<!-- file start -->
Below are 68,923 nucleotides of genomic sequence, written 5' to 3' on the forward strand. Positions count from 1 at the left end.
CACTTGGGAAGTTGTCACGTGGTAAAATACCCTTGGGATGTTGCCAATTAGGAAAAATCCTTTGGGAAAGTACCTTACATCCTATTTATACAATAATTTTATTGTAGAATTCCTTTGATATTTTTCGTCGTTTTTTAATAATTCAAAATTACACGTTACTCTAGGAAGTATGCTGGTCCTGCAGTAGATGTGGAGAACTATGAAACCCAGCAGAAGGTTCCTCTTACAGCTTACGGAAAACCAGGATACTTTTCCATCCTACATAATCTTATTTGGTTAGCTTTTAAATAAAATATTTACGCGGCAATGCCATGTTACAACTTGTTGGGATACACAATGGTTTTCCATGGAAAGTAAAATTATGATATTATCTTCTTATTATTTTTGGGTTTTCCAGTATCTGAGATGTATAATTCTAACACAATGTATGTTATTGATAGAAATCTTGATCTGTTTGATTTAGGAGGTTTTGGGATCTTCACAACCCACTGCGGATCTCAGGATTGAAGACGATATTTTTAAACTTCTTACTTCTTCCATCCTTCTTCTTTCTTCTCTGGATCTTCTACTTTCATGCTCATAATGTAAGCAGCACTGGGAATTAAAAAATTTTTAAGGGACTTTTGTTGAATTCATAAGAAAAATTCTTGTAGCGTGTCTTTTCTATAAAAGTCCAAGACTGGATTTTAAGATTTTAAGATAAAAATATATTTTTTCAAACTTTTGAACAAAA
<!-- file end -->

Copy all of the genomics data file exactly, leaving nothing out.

Below are 68,923 nucleotides of genomic sequence, written 5' to 3' on the forward strand. Positions count from 1 at the left end.
CACTTGGGAAGTTGTCACGTGGTAAAATACCCTTGGGATGTTGCCAATTAGGAAAAATCCTTTGGGAAAGTACCTTACATCCTATTTATACAATAATTTTATTGTAGAATTCCTTTGATATTTTTCGTCGTTTTTTAATAATTCAAAATTACACGTTACTCTAGGAAGTATGCTGGTCCTGCAGTAGATGTGGAGAACTATGAAACCCAGCAGAAGGTTCCTCTTACAGCTTACGGAAAACCAGGATACTTTTCCATCCTACATAATCTTATTTGGTTAGCTTTTAAATAAAATATTTACGCGGCAATGCCATGTTACAACTTGTTGGGATACACAATGGTTTTCCATGGAAAGTAAAATTATGATATTATCTTCTTATTATTTTTGGGTTTTCCAGTATCTGAGATGTATAATTCTAACACAATGTATGTTATTGATAGAAATCTTGATCTGTTTGATTTAGGAGGTTTTGGGATCTTCACAACCCACTGCGGATCTCAGGATTGAAGACGATATTTTTAAACTTCTTACTTCTTCCATCCTTCTTCTTTCTTCTCTGGATCTTCTACTTTCATGCTCATAATGTAAGCAGCACTGGGAATTAAAAAATTTTTAAGGGACTTTTGTTGAATTCATAAGAAAAATTCTTGTAGCGTGTCTTTTCTATAAAAGTCCAAGACTGGATTTTAAGATTTTAAGATAAAAATATATTTTTTCAAACTTTTGAACAAAA